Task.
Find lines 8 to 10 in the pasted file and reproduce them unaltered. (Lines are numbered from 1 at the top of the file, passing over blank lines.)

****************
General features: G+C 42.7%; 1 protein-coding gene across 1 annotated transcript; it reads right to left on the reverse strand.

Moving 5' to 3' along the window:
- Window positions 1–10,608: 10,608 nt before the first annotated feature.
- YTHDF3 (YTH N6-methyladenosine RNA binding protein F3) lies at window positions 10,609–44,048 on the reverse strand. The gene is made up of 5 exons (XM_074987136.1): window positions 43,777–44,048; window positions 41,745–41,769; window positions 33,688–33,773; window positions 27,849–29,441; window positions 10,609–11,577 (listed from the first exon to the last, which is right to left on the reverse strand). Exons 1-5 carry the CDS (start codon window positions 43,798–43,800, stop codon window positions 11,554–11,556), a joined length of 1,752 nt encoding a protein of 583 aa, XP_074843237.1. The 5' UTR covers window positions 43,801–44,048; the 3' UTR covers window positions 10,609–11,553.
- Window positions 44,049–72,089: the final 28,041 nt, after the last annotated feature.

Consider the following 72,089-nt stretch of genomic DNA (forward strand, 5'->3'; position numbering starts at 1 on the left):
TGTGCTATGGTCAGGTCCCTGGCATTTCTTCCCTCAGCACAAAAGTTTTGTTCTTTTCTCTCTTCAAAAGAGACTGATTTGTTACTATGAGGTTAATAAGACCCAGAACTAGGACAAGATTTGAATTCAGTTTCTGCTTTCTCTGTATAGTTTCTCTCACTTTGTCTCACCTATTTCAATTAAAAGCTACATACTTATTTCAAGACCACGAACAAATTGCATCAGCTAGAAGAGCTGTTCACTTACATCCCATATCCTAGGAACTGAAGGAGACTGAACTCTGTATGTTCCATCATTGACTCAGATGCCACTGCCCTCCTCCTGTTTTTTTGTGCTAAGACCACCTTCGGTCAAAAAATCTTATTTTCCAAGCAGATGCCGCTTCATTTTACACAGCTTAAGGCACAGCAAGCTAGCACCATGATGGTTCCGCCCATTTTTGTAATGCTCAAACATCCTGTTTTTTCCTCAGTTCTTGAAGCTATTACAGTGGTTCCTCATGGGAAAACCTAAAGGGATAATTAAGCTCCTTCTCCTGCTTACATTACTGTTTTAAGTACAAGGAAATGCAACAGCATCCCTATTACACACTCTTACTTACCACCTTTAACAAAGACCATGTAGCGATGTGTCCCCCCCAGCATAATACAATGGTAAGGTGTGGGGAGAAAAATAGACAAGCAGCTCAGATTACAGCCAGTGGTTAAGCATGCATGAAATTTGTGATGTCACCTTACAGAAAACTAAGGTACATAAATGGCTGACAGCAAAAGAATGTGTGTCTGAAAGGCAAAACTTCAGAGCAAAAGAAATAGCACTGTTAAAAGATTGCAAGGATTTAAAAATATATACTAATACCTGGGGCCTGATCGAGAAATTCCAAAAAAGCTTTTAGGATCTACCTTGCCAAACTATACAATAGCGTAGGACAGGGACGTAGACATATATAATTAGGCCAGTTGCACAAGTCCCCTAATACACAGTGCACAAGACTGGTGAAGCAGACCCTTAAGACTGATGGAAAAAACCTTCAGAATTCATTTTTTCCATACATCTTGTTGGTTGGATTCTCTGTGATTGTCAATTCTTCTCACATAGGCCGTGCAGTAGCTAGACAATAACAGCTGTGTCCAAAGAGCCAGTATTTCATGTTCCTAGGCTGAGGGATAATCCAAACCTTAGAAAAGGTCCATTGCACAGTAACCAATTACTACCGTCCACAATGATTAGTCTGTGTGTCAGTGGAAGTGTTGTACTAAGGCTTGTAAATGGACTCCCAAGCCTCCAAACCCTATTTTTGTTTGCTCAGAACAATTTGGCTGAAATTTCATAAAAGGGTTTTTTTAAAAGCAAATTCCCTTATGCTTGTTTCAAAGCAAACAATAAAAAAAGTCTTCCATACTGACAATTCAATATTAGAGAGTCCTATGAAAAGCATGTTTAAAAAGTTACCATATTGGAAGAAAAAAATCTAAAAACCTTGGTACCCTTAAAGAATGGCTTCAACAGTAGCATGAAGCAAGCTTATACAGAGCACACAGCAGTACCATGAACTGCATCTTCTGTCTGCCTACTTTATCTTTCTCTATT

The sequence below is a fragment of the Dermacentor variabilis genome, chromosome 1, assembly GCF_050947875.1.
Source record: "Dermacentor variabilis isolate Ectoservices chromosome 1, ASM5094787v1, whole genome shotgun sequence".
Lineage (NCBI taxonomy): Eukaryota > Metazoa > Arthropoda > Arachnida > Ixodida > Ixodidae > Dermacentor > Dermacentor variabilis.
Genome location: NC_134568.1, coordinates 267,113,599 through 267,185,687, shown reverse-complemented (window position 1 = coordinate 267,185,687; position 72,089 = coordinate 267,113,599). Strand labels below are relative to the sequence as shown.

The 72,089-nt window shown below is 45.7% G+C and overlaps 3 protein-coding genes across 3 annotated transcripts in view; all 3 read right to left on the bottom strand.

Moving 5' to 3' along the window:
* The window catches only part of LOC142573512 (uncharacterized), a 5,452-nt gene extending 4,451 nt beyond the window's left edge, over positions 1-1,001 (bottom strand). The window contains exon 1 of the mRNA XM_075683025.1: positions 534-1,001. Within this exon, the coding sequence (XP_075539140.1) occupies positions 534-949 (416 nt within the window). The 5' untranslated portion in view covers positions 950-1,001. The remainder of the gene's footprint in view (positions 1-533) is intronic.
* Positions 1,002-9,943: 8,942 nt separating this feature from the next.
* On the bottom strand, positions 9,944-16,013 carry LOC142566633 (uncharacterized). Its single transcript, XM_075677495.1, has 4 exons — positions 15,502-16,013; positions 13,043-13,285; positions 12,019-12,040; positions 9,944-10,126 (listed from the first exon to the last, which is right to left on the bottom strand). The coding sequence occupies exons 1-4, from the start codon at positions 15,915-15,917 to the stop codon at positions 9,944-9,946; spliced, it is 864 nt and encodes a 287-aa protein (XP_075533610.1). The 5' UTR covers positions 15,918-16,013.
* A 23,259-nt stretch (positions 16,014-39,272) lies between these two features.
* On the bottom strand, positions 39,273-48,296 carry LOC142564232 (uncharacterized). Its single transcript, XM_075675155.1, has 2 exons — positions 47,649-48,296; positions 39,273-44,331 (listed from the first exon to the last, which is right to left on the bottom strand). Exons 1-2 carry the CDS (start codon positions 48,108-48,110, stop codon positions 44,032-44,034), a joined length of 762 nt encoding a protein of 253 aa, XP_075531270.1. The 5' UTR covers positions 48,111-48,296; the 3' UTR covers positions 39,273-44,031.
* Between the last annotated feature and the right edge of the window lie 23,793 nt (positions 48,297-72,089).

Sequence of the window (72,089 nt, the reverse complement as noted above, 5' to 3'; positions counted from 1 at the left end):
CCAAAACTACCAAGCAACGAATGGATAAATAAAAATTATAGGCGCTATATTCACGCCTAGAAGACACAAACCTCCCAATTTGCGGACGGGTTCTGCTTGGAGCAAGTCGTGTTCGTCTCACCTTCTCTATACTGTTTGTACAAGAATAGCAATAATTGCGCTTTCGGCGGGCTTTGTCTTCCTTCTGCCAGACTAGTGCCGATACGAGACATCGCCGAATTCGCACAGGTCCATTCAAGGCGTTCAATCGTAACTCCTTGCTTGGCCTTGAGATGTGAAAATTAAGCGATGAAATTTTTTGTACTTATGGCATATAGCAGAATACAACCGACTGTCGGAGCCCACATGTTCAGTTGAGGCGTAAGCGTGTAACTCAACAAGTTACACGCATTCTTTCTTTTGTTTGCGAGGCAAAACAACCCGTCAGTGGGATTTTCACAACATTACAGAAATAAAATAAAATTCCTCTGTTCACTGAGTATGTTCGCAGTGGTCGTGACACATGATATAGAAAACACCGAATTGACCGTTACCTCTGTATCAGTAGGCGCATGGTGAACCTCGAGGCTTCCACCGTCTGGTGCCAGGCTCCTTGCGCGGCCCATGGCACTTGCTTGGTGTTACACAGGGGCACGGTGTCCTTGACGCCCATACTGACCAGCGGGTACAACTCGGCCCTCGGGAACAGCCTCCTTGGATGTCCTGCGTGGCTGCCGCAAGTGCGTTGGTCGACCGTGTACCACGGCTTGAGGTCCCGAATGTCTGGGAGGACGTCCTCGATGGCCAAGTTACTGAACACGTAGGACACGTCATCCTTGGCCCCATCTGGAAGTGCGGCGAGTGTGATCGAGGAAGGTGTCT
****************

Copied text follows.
The sequence below is a fragment of the Dermacentor variabilis genome, chromosome 1, assembly GCF_050947875.1.
Source record: "Dermacentor variabilis isolate Ectoservices chromosome 1, ASM5094787v1, whole genome shotgun sequence".
Lineage (NCBI taxonomy): Eukaryota > Metazoa > Arthropoda > Arachnida > Ixodida > Ixodidae > Dermacentor > Dermacentor variabilis.